Well, almost. Toronto promoter John Brower was the man who made this historic phone call. But while everyone else had convened at Leeds Airport the following morning, John and Yoko were still in bed, and guitarist Eric Clapton apparently was unaware of the plan. He soon received a call from Brower: “Eric, you may not remember me, but I’m the promoter who lost $20,000 on your Blind Faith show last month. Please call John Lennon, and tell him he must do this or I will get on a plane, come to his house, and live with him, because I will be ruined.”
For this show John had collared a handful of people he knew. Eric Clapton had played the classic guitar line on George Harrison’s song “While My Guitar Gently Weeps” on The White Album the year before, as well as providing lead guitar for John’s performance nine months earlier at the Rolling Stones’ Rock and Roll Circus. Klaus Voormann he’d known since the Beatles’ days rocking Hamburg at the Kaiserkeller club, as well as designing the album cover for Revolver, for which he won a Grammy Award for Best Album Cover, Graphic Arts. Klaus became an accomplished cover artist and from 1966 to 1969 was bassist for Manfred Mann.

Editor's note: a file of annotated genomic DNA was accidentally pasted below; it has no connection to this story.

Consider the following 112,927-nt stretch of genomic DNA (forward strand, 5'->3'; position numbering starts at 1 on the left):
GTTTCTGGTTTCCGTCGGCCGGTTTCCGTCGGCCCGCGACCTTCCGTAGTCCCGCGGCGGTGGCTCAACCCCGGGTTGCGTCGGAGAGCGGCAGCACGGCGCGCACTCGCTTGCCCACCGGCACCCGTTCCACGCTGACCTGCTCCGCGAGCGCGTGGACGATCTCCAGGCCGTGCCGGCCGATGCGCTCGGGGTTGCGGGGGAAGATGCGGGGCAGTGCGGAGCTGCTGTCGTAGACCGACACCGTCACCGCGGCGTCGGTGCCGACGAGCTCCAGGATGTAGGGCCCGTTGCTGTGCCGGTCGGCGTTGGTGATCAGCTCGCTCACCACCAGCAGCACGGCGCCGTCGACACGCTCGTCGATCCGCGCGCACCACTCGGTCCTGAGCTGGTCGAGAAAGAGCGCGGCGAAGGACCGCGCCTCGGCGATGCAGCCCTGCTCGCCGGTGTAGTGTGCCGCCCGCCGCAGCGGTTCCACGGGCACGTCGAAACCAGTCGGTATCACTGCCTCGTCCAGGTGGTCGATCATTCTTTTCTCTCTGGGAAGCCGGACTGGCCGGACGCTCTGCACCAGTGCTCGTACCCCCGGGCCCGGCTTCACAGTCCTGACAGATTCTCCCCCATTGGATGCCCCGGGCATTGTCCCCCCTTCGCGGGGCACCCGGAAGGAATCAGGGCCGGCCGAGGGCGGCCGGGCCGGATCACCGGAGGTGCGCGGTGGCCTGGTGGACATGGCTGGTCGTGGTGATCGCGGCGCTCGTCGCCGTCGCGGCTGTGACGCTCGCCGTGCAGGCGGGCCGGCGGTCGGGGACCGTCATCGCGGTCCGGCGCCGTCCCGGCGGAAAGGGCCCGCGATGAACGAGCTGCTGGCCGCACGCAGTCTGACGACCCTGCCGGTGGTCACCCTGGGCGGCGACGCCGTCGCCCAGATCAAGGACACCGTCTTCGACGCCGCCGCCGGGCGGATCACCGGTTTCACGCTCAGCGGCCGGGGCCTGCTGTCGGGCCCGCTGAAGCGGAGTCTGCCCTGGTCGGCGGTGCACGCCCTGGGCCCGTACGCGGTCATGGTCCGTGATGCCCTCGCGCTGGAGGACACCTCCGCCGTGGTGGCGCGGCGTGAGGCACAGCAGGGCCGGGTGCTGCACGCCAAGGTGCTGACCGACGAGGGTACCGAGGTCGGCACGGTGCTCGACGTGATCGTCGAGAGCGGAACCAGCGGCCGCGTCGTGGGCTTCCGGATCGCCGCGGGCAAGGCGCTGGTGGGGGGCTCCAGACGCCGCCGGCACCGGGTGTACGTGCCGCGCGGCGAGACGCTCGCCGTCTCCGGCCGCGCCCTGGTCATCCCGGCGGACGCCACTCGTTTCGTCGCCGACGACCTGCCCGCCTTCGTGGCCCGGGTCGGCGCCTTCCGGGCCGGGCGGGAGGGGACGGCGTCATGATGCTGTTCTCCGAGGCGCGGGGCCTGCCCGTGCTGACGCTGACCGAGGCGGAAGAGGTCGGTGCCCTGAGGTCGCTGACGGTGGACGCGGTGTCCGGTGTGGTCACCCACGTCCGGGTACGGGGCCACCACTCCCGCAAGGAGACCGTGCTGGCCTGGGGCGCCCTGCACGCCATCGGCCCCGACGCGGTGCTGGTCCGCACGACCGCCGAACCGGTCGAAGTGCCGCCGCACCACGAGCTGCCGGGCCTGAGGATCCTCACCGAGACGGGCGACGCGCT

At seventeen years age, Alan White chose music over technical school and toured with Billy Fury’s Gamblers and Griffin, the band where John Lennon saw him in a club. At first White disbelieved the call he got from John, thinking he was a prankster, but luckily chose to accept the invitation to play. In 1972 he joined Yes as their permanent drummer.
(Clapton, Lennon & Voorman on the plane to Toronto, 1969)
John reluctantly crawled out of bed. Long story short, they arrived backstage around 10 p.m. and waited in their dressing room before they were announced by guest emcee Kim Foley at midnight. I can’t imagine the kick this concert must’ve been for John, and nerve wracking, since he’d be following on from the idols who’d inspired him to play rock and roll. Actually, I can imagine, since John said as much to Jann Wenner in his historic Rolling Stone interview in 1970:
“I just threw up for hours until I went on. I nearly threw up in ‘Cold Turkey’–I had a review in Rolling Stone about the film of it–which I haven’t seen yet, and they’re saying, ‘I was this and that’. And I was throwing up nearly in the number. I could hardly sing any of them, I was full of shit.”